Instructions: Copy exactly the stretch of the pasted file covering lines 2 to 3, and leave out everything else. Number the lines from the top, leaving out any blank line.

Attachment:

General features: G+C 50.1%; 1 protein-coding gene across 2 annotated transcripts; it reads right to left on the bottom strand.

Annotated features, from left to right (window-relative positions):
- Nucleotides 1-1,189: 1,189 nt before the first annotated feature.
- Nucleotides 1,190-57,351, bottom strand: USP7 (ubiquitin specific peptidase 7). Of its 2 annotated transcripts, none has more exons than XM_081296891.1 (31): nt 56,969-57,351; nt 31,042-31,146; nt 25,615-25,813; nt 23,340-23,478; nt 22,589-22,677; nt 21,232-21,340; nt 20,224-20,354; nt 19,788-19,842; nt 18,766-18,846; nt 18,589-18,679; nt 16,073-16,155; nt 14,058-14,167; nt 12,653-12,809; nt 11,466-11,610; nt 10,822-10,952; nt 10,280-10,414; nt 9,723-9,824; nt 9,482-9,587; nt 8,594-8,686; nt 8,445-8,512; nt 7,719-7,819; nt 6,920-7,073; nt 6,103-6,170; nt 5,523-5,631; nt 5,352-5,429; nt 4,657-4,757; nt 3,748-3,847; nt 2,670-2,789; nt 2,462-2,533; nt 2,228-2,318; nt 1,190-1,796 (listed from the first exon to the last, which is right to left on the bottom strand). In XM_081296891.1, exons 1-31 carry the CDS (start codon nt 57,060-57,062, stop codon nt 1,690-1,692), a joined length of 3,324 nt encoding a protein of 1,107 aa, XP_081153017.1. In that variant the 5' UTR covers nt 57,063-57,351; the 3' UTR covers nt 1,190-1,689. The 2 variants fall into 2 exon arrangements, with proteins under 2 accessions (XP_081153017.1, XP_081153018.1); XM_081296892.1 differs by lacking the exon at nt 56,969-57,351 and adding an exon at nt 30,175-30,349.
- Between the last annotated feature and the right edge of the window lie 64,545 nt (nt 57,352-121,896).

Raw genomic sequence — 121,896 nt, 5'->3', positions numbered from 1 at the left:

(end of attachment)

Annotated features, from left to right (window-relative positions):
- Nucleotides 1-1,189: 1,189 nt before the first annotated feature.